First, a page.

NATASHA THOMSON/THE HOYA The West Coast classic Native Foods provides a variety of flavor, with vegan and gluten-free options to accommodate any dietary restrictions. A variety of dishes and flavors leave a strong impression for good prices.
NATASHA THOMSON/THE HOYA
The West Coast classic Native Foods provides a variety of flavor, with vegan and gluten-free options to accommodate any dietary restrictions. A variety of dishes and flavors leave a strong impression for good prices.

★★★★☆

$$

Immediately walking through the front doors of Native Foods, the brightly colored hues splattered across the walls catch the eyes of patrons, blending together simplistic artwork with inspirational quotes. This storefront in Penn Quarter, overlooking the Navy Memorial, is one of two new locations nestled in the heart of D.C., with the other seated on the corner of M and 18th streets.

Originally launched in Palm Springs, Calif. in 1994, Native Foods provides West Coast vibes with its all-vegan and gluten-free friendly menu, while catering to both college students and families alike — including meat lovers. With an extensive menu that ranges from gluten-free butternut polenta bites to the Greek gyro bowl, from the Oklahoma bacon cheeseburger to the ensalada Azteca salad made with the award-winning mango-lime vinaigrette, Native Foods takes vegan and even gluten-free foods to a new level.

Lining the far wall are half a dozen different iced teas and lemonades that are made daily using original recipes. The lavender lemonade ($2.75), a personal favorite, is cool and refreshing, infused with French lavender and lightly sweetened with unrefined organic sugar.

Based on a recommendation, I followed up with an order of the crispy Native chicken wings ($5.95), tossed in a sriracha-buffalo sauce and served with a side of vegan ranch dressing. By far my favorite new dish, these moist vegan chicken wings are full of flavor, each bite finishing off with a bold kick. Sealed with Native batter and marinated in a creamy sauce, the regular-sized batch comes with five pieces, infused with competing flavors between the spicy kick from the sriracha, the sweeter undertone of the coconut milk base from the Native batter and the dash of salt mixed in, all of which is mellowed out by the cool ranch. The wings could have been crispier, or at least somewhat crispy; a little misleading by name, there was surprisingly little to no difference in the texture or consistency in each piece. However, this was easily made up for by a bold flavor dynamic.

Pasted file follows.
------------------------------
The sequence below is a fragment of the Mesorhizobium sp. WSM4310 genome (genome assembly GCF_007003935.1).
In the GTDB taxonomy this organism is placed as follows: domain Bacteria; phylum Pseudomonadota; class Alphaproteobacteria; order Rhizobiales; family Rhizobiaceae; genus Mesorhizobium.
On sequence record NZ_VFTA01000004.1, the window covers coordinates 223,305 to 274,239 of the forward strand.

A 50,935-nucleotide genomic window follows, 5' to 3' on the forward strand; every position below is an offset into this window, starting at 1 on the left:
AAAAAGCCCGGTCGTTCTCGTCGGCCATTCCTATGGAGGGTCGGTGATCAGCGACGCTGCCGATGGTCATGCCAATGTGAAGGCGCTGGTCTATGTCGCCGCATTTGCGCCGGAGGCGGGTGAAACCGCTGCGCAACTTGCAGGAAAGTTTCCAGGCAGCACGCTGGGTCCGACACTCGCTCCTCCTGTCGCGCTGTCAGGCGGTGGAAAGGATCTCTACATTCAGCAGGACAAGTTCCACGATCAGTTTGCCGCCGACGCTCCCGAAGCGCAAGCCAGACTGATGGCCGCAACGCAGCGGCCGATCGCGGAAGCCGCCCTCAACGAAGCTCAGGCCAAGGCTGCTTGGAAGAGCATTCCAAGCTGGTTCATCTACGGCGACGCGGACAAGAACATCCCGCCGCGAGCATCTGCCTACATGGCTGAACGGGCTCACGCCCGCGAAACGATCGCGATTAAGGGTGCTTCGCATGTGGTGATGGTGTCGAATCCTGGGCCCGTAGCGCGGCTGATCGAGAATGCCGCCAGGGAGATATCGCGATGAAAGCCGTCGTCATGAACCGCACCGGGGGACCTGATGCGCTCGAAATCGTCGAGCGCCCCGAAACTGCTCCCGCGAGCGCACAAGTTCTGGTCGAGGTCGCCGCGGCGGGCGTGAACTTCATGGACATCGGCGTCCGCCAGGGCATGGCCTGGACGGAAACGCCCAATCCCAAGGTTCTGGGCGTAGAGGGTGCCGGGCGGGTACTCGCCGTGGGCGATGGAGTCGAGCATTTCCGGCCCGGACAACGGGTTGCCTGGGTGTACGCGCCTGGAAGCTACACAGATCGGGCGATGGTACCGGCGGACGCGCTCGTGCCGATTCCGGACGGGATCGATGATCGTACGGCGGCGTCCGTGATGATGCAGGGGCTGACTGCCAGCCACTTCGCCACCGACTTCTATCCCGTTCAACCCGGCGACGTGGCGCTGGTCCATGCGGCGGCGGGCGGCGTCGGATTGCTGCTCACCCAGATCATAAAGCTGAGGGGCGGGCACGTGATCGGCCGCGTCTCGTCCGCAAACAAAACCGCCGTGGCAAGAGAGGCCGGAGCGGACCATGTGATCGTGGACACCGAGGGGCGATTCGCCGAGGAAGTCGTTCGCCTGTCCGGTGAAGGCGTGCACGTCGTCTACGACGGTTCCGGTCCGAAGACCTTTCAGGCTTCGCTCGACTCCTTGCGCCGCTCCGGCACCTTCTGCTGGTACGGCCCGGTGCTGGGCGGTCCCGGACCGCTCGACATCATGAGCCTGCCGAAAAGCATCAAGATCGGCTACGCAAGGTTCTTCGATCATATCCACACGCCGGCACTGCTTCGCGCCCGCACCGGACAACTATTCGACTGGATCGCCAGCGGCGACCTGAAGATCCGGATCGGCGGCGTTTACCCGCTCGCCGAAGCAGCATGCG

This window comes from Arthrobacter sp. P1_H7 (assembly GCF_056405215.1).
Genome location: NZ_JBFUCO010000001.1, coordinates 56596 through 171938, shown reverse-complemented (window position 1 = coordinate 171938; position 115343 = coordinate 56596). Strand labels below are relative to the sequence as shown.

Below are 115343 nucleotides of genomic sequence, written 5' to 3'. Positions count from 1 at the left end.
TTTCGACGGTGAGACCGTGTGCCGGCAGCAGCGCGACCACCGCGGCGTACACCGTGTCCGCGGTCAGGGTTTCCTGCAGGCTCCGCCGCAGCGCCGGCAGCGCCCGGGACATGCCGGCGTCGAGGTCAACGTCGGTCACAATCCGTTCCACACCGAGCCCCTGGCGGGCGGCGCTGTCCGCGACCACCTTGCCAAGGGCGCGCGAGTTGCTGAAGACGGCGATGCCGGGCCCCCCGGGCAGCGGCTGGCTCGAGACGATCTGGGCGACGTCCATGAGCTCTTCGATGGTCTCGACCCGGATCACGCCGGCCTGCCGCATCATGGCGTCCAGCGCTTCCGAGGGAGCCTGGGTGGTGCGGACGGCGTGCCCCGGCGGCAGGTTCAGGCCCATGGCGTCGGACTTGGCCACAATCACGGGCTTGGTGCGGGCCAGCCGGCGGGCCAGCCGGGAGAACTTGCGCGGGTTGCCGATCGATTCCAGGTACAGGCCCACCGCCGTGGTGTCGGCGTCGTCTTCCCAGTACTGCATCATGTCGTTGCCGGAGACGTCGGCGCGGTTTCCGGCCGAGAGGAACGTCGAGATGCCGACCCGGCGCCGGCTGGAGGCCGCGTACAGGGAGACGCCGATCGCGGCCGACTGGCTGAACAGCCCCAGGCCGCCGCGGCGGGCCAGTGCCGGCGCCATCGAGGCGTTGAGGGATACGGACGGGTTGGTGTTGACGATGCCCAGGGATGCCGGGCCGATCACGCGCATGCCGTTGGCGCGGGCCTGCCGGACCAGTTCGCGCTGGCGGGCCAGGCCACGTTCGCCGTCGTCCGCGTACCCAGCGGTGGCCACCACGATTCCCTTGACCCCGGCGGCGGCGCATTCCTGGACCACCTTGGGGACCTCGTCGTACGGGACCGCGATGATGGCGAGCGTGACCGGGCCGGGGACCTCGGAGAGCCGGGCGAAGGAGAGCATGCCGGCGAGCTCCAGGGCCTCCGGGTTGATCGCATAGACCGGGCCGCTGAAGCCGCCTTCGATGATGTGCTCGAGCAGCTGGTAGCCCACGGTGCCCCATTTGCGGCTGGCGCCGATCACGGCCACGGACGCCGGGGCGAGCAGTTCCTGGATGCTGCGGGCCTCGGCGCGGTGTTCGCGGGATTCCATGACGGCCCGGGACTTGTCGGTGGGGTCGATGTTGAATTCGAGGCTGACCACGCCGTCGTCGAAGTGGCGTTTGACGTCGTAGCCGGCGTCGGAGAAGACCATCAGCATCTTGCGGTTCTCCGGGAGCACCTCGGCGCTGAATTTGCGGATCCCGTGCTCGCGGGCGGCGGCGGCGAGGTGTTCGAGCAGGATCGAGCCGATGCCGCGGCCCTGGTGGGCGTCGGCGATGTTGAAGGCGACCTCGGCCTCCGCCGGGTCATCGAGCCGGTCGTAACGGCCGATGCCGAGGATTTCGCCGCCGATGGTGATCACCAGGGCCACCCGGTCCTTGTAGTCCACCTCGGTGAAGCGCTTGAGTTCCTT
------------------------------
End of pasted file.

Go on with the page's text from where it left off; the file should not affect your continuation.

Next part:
Rounding off with the gluten-free baja blackened tacos ($7.95), this entree serves up two corn tortillas pressed with traces of lime, stacked with strips of blackened Native tempeh, shredded cabbage, mild salsa fresca made with fresh tomatoes and a generous dollop of guacamole. Offered with a side of rich chipotle sauce, this dish is all about the sauces and add-ons. With minimal seasoning, the tacos are a little underwhelming, since they are largely made up of dry, mild and relatively bland flavors. In fact, without the guacamole or the chipotle sauce, there really isn’t much going on in the seasoning department. The spices used are too similar to offset each other, so instead they fade into the background. This dish’s consistency also lacked interest, and could have benefited from more ingredients of the crispy or tangy variety. Mexican food is hard to spin off, so their effort is admirable, but still falls short.

The Bangkok curry ($9.95) — a platter of seared tofu steak and steamed vegetables, complete with kale and brown rice, drizzled with a lemongrass ginger-infused coconut milk curry — was also in need of more seasoning and contrasting spices, to counterbalance the more mellow, lackluster flavor combination of tofu, kale and brown rice.

An excellent dish to finish off the meal is the thinly cut sweet potato fries ($2.95), which were liberally seasoned with tarragon, organic sugar and sea salt. The ultimate comfort food, these juicy fries are served fresh and hot, and nicely balance the sweet and salty dynamic.

While it is certainly designed for health nuts, this particular location shattered my perception of the Native Foods earth-friendly design typical to California, specifically when all of the orders came out in disposable “to-go” plates and containers. The mountain of plastic and cardboard that we had to discard following our meal was a strange contradiction in light of the “Native to All Countries & Cultures/Native to the Earth/Native to Life/Native Foods” mantra.

To say that vegan food is a challenge would be a gross understatement — it can be wildly difficult to capture the flavors that make non-vegan, gluten-full foods so popular among those who are able to enjoy them. Native Foods offers a much-needed taste of home for West Coast natives, presenting many options for those with either voluntary or medically necessitated dietary restrictions. However, in light of past experiences with the restaurant chain, this D.C. location could improve by striking a better balance with its seasoning and quality control to avoid whipping together flat dishes and by switching out its disposable containers for reusable dishware. With a few adjustments, this Native Foods will be well on its way to successfully serving dishes to fill this frequently neglected market and create a new niche for itself.

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